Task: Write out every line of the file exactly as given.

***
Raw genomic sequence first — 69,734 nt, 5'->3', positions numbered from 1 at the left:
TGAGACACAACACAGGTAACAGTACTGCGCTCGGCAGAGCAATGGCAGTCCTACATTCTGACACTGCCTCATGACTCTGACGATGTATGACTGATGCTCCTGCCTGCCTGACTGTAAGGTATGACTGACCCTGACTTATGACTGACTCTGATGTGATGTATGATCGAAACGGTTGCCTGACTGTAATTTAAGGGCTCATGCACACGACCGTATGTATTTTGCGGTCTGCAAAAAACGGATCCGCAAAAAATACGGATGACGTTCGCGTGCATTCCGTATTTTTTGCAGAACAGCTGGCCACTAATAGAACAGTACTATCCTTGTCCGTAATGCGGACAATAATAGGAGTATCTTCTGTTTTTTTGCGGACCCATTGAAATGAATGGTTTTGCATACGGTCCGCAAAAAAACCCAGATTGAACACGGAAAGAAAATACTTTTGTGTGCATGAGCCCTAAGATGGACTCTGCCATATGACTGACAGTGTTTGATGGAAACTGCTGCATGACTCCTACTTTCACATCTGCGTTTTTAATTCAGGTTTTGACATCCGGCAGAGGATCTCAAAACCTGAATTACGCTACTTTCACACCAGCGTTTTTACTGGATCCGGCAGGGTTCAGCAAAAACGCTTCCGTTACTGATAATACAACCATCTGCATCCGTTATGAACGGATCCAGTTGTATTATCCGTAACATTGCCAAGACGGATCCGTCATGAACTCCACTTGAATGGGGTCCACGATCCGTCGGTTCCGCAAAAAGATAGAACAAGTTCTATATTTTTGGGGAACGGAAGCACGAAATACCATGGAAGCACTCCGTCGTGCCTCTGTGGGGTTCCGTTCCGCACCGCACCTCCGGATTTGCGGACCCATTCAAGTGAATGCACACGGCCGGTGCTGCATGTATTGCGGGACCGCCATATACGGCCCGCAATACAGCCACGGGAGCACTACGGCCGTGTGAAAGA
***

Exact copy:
Raw genomic sequence first — 69,734 nt, 5'->3', positions numbered from 1 at the left:
TGAGACACAACACAGGTAACAGTACTGCGCTCGGCAGAGCAATGGCAGTCCTACATTCTGACACTGCCTCATGACTCTGACGATGTATGACTGATGCTCCTGCCTGCCTGACTGTAAGGTATGACTGACCCTGACTTATGACTGACTCTGATGTGATGTATGATCGAAACGGTTGCCTGACTGTAATTTAAGGGCTCATGCACACGACCGTATGTATTTTGCGGTCTGCAAAAAACGGATCCGCAAAAAATACGGATGACGTTCGCGTGCATTCCGTATTTTTTGCAGAACAGCTGGCCACTAATAGAACAGTACTATCCTTGTCCGTAATGCGGACAATAATAGGAGTATCTTCTGTTTTTTTGCGGACCCATTGAAATGAATGGTTTTGCATACGGTCCGCAAAAAAACCCAGATTGAACACGGAAAGAAAATACTTTTGTGTGCATGAGCCCTAAGATGGACTCTGCCATATGACTGACAGTGTTTGATGGAAACTGCTGCATGACTCCTACTTTCACATCTGCGTTTTTAATTCAGGTTTTGACATCCGGCAGAGGATCTCAAAACCTGAATTACGCTACTTTCACACCAGCGTTTTTACTGGATCCGGCAGGGTTCAGCAAAAACGCTTCCGTTACTGATAATACAACCATCTGCATCCGTTATGAACGGATCCAGTTGTATTATCCGTAACATTGCCAAGACGGATCCGTCATGAACTCCACTTGAATGGGGTCCACGATCCGTCGGTTCCGCAAAAAGATAGAACAAGTTCTATATTTTTGGGGAACGGAAGCACGAAATACCATGGAAGCACTCCGTCGTGCCTCTGTGGGGTTCCGTTCCGCACCGCACCTCCGGATTTGCGGACCCATTCAAGTGAATGCACACGGCCGGTGCTGCATGTATTGCGGGACCGCCATATACGGCCCGCAATACAGCCACGGGAGCACTACGGCCGTGTGAAAGA